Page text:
First Row: Rosa Tran, Jacqueline West, Ed Guiney, Evgeny Afineevsky, Matthew Shumway, Amy Hobby, Jonas Rivera, Gregg Rudloff, Signe Byrge Sorensen, Love Larson, Jennifer Jason Leigh, Courtney Marsh, Nomi Talisman, Mark Ruffalo, Diane Warren, Paco Delgado, Bryan Cranston, Jistin Wilkes, Blye Pagon Faust, Roger Guyett, Basil Khalil, Drew Kunin, Sian Grigg, Andrea Berloff,
- Michelle McCue
Director: Ridley Scott
Special Features: Signal Acquired: Writing and Direction, Occupy Mars: Casting and Costumes,5 Theatrical In-World Pieces (Ares III: Farewell, The Right Stuff, Ares: Our Greatest Adventure, Leave Your Mark, Bring Him Home), Ares III: Refocused, Production Gallery, Theatrical Trailer.
Andy Reid’s novel The Martian was a cracking read and, when announced, Drew Goddard’s adaptation for the big screen was an exciting prospect, especially once Ridley Scott was involved followed by Matt Damon in the lead role of Mark Watney, the man accidentally left behind on Mars. Does this film version find that fine line between being faithful to the source material and create its own movie world as well? It does, and most importantly it keeps the essence of »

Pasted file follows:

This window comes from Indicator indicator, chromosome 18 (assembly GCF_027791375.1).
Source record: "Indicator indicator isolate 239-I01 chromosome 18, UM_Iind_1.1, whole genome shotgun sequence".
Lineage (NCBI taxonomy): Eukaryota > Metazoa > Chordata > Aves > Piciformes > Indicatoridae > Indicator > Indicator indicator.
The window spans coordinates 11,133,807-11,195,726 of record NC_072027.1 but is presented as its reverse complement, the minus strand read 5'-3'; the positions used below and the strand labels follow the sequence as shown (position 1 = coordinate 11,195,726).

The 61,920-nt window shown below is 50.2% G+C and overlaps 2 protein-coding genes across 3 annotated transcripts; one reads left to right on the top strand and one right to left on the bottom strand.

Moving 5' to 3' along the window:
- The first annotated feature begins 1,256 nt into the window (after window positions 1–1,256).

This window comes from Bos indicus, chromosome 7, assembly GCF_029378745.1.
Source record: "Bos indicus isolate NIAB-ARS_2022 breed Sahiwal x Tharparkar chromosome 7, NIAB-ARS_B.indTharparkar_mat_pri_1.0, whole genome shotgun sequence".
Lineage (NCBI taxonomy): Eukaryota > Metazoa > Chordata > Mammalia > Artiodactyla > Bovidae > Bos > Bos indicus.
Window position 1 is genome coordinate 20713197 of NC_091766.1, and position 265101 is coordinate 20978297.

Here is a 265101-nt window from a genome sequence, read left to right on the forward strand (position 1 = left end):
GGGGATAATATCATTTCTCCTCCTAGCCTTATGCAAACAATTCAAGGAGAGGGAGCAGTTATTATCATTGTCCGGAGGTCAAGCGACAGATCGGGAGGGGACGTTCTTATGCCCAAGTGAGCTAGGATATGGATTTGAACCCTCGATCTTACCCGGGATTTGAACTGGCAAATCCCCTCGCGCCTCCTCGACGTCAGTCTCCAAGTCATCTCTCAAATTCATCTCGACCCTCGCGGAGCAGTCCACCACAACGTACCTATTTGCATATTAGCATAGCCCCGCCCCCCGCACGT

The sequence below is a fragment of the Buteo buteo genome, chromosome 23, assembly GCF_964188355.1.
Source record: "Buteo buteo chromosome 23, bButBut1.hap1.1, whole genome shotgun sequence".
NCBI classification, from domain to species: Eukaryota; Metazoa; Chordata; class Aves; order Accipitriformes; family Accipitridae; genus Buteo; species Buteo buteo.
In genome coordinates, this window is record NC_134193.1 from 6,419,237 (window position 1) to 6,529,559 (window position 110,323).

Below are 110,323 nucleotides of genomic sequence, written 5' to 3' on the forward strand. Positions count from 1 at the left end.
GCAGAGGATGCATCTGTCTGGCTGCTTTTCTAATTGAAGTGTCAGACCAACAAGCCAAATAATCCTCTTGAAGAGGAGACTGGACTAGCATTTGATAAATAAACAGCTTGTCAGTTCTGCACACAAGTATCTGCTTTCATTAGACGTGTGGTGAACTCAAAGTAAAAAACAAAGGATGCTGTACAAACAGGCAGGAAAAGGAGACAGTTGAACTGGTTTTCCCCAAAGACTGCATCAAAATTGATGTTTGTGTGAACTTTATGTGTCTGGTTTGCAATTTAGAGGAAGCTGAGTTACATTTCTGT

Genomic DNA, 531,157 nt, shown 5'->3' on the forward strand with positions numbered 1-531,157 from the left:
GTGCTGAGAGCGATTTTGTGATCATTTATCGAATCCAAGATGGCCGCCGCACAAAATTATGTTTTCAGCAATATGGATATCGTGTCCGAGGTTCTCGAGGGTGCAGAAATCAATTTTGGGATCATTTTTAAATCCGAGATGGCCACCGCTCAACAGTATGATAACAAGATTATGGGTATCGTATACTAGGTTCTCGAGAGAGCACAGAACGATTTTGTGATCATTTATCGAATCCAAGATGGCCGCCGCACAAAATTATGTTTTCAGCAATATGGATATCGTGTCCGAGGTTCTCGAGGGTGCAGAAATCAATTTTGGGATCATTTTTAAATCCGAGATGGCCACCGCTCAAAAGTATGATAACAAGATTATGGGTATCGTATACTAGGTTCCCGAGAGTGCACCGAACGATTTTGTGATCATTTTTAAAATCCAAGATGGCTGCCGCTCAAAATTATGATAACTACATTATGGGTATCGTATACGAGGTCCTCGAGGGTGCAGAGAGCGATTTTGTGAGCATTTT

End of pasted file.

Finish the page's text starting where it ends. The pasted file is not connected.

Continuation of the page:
- Dan Bullock
The agonies of screenwriting were on full view Thursday night at the Writers Guild Theater in Beverly Hills, where 11 scribes nominated for WGA Awards took part in the guild’s Beyond Words program.
One of the biggest laughs from the full house came when “Spotlight” writer Josh Singer admitted that he and writer-director Tom McCarthy spent several years going through the Boston Globe’s investigation of pedophile priests.
“We did research for a long time,” Singer said. “Anything to put off writing.”
McCarthy admitted that interviews with the victims of the scandal was a turning point. “The story really came together once we talked with survivors,” he added.
Both “Spotlight” writers were effusive in their praise of the Boston Globe journalists portrayed in the film, noting that editor Martin “Marty” Baron (portrayed by Liev Schreiber) even supplied them with extensive emails to keep the timeline straight. They also credited the initial producers, »
- Dave McNary